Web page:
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Saturday, 27 March 2010


Harakiri necklace -

I would rather have a serial killer in my apartment than a rat. I know this is sheer pathology but I have a crippling phobia of the creatures. I love mice, guinea pigs and all other rodents. But rats petrify me. When I was living in Manhattan, I would walk an unnecessary six blocks each night to get to my Tudor City apartment after the guards outside the UN demanded that I cross  a block-long stretch of dark park instead of the well-lit middle of the street near the UN gate. For years, I would circumvent all trash bags, walking into traffic instead of risk hearing the sound of scurrying. After a friend told me that a rat ran out of her refrigerator in Chinatown, I bought only food that I could keep a watch over on the counter. I even started mistrusting squirrels after developing a theory that they were just rats wearing day-time disguises. And, like a true paranoid, I love to tickle my terror and read obsessively about rats. I scavanged 1984, American Psycho and Robert Sullivan's excellent "Rats: Observations on the History and Habitat of the City's Most Unwanted Inhabitants" for images and facts to feed my fear. I learned that rats have collapsible spines and can slip into tiny spaces. So, I spent many sleepless nights waiting for the rats to creep like vapor under my door then chew through my throat and eat my organs. 

Now I want nothing more than to wear one around my neck - close to my heart.


Mireille Boucher, the designer of Harakiri jewelry, is enabling me to shake this albatross and replace it with one of her magnificent rodent skull pendants. I first learned of her line from our mutual friend Jen Gilpin, of Berlin's 'Don't Shoot the Messangers,' when I was researching a trend story on designers inspired by dentistry for The Moment. Boucher's work didn't exactly fit that piece, but definitely has bite. I was hooked.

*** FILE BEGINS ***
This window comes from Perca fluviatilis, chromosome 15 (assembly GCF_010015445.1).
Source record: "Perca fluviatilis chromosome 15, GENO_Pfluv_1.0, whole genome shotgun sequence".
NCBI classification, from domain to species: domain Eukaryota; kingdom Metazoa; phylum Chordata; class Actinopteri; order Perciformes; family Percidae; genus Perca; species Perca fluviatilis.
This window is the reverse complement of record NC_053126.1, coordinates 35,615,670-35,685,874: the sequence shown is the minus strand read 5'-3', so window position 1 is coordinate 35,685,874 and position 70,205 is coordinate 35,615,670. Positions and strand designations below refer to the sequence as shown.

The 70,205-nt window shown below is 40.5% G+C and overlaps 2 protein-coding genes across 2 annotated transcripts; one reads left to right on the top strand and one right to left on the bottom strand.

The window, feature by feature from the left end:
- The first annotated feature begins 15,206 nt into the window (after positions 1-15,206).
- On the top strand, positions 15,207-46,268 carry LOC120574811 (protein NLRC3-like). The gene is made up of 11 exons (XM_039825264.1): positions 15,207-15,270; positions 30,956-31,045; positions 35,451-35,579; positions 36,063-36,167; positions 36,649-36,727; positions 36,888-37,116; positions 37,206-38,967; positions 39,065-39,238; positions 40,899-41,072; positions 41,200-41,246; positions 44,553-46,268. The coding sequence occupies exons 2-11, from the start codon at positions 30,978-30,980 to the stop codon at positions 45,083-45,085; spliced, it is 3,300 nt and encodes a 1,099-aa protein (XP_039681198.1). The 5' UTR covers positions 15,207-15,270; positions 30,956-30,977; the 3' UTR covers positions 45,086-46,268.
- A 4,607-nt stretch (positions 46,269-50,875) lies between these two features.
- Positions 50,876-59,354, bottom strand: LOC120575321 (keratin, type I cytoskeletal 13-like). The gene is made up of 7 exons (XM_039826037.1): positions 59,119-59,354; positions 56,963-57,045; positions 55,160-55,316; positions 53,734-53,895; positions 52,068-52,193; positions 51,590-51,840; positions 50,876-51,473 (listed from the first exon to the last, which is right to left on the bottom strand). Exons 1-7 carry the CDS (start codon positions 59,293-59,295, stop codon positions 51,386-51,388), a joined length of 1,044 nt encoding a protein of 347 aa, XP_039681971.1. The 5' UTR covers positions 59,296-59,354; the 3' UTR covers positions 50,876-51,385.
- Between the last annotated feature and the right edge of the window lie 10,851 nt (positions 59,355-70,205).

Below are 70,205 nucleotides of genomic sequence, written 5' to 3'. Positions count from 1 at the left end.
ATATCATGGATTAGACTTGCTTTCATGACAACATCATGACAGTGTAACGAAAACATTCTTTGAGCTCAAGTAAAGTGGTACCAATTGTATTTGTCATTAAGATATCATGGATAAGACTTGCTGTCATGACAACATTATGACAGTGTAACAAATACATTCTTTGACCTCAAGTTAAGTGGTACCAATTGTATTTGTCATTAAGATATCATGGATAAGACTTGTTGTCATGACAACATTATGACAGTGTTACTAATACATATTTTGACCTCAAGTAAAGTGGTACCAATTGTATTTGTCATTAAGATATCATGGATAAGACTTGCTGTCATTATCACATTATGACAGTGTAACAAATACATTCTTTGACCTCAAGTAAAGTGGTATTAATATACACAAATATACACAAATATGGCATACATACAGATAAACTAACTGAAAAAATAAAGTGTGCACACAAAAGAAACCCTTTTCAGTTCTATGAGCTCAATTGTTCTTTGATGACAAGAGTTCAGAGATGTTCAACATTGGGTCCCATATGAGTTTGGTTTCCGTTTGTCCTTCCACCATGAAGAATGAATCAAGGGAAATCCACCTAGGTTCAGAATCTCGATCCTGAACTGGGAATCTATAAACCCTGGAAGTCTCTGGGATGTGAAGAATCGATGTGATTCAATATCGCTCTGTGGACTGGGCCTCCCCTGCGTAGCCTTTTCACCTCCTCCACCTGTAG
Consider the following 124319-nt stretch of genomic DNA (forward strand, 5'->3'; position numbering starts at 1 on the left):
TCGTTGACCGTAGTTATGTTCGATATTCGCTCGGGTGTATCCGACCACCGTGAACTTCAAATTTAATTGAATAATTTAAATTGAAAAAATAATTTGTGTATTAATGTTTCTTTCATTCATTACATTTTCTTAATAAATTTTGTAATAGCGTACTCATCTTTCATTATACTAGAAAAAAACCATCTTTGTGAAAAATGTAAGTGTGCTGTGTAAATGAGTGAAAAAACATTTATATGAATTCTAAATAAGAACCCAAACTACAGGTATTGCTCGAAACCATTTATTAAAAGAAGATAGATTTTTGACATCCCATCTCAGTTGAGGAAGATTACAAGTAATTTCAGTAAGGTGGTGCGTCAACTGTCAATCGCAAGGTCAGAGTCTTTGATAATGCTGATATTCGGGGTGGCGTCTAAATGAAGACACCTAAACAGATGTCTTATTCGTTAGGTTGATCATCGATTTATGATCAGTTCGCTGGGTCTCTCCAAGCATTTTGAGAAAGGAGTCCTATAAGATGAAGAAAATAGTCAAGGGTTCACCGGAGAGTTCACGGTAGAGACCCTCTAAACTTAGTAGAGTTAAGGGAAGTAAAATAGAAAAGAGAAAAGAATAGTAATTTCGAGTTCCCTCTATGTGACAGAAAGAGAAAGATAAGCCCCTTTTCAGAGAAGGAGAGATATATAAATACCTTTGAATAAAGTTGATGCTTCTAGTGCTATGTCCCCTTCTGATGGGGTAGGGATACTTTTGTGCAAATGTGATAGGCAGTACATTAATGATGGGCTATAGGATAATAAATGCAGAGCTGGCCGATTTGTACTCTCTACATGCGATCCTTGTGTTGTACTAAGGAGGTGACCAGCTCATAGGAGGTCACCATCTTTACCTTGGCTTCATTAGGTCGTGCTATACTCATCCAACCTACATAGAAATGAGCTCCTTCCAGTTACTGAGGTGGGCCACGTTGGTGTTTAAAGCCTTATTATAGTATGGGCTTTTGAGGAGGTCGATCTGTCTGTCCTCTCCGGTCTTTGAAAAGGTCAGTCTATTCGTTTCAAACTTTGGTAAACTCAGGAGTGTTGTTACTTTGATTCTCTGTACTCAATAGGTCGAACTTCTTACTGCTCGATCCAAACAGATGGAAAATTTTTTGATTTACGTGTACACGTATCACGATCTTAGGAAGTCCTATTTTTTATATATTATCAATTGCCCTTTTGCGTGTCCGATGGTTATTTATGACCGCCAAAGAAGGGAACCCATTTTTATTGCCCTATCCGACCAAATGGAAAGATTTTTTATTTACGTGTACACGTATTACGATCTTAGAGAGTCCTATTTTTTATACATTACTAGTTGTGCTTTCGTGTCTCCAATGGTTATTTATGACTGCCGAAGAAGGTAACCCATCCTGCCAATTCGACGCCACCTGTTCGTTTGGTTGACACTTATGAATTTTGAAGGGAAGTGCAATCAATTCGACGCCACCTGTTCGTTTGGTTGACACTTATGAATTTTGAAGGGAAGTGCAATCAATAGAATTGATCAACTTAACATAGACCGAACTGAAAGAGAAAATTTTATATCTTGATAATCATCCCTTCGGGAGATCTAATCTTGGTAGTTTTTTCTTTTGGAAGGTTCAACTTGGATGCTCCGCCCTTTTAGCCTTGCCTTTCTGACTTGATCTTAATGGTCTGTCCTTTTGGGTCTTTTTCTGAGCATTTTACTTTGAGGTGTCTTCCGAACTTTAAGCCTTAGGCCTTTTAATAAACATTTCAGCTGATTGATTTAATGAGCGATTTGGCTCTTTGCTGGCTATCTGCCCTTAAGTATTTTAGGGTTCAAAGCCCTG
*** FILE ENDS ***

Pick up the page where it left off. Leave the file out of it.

The Montreal-based designer casts animal bones in silver or gold. The simplicity of Boucher's pieces, often a silver-cast bird skull, single bone on a chain or rat skull, can appear unformed from certain angles and unnervingly precise from others, which renders them poignant, private and elegant. The refined aesthetic of her work demonstrates her desire to respectfully confront death and gain mastery over her relationship with her own mortality.


"Harakiri is the ultimate symbol of calm and control," Boucher tells me over coffee during Montreal Fashion Week, where she has taken a break from her usual role as accessories designer for Denis Gagnon, Quebec's leading conceptual designer. "Although most people think the practice is from Japan,  its true origins are in a Chinese warrior tradition where it was understood that the honesty of one's soul came from the gut. When you commit Harakiri, you show your guts to the world. You die honestly by opening your belly."

Harakiri suits Boucher, whose own gut instincts lead her to select both the name and her career path. "I only learned the history of Harakiri after the word already meant a lot to me," she says. "The name came to me long before I had any reason to relate to it. I was fourteen and listening to Nina Hagen's 'Atomic Flash Deluxe' where she sings 'Kala hara hara hara kiri kiri kiri hara. Hara hara hara kiri". For some reason, I thought 'when I have a company, I will name it that.' But I didn't have a company. I was fourteen. I had no idea what kind of company I wanted or anything. But I knew it would be named 'Harakiri.'